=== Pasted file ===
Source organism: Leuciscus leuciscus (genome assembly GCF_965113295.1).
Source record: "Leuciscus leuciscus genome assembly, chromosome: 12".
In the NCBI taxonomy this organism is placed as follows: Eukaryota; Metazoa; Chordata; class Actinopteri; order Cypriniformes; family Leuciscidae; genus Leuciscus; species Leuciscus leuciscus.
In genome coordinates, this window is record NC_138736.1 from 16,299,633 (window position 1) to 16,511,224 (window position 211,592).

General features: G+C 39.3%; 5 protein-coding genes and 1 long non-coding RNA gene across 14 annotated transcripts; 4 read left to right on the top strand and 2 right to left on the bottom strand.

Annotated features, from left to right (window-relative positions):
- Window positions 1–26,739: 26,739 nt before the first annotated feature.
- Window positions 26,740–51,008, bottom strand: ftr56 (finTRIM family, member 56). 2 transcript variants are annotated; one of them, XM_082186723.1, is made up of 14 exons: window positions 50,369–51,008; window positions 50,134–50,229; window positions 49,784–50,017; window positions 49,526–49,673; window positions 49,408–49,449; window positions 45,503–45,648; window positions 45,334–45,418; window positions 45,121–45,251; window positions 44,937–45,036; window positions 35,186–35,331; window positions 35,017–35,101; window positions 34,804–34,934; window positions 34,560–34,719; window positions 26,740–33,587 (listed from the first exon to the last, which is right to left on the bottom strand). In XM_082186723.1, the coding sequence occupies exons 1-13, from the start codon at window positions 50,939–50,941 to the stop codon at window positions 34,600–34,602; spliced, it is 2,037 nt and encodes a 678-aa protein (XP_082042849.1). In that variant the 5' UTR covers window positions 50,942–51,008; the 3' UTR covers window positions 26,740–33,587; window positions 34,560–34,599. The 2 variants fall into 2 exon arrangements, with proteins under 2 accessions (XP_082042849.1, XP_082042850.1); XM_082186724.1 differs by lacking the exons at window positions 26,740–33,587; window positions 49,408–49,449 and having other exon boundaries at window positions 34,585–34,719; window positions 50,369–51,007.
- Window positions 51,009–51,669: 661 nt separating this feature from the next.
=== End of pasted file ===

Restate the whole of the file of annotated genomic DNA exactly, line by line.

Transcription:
Source organism: Leuciscus leuciscus (genome assembly GCF_965113295.1).
Source record: "Leuciscus leuciscus genome assembly, chromosome: 12".
In the NCBI taxonomy this organism is placed as follows: Eukaryota; Metazoa; Chordata; class Actinopteri; order Cypriniformes; family Leuciscidae; genus Leuciscus; species Leuciscus leuciscus.
In genome coordinates, this window is record NC_138736.1 from 16,299,633 (window position 1) to 16,511,224 (window position 211,592).

General features: G+C 39.3%; 5 protein-coding genes and 1 long non-coding RNA gene across 14 annotated transcripts; 4 read left to right on the top strand and 2 right to left on the bottom strand.

Annotated features, from left to right (window-relative positions):
- Window positions 1–26,739: 26,739 nt before the first annotated feature.
- Window positions 26,740–51,008, bottom strand: ftr56 (finTRIM family, member 56). 2 transcript variants are annotated; one of them, XM_082186723.1, is made up of 14 exons: window positions 50,369–51,008; window positions 50,134–50,229; window positions 49,784–50,017; window positions 49,526–49,673; window positions 49,408–49,449; window positions 45,503–45,648; window positions 45,334–45,418; window positions 45,121–45,251; window positions 44,937–45,036; window positions 35,186–35,331; window positions 35,017–35,101; window positions 34,804–34,934; window positions 34,560–34,719; window positions 26,740–33,587 (listed from the first exon to the last, which is right to left on the bottom strand). In XM_082186723.1, the coding sequence occupies exons 1-13, from the start codon at window positions 50,939–50,941 to the stop codon at window positions 34,600–34,602; spliced, it is 2,037 nt and encodes a 678-aa protein (XP_082042849.1). In that variant the 5' UTR covers window positions 50,942–51,008; the 3' UTR covers window positions 26,740–33,587; window positions 34,560–34,599. The 2 variants fall into 2 exon arrangements, with proteins under 2 accessions (XP_082042849.1, XP_082042850.1); XM_082186724.1 differs by lacking the exons at window positions 26,740–33,587; window positions 49,408–49,449 and having other exon boundaries at window positions 34,585–34,719; window positions 50,369–51,007.
- Window positions 51,009–51,669: 661 nt separating this feature from the next.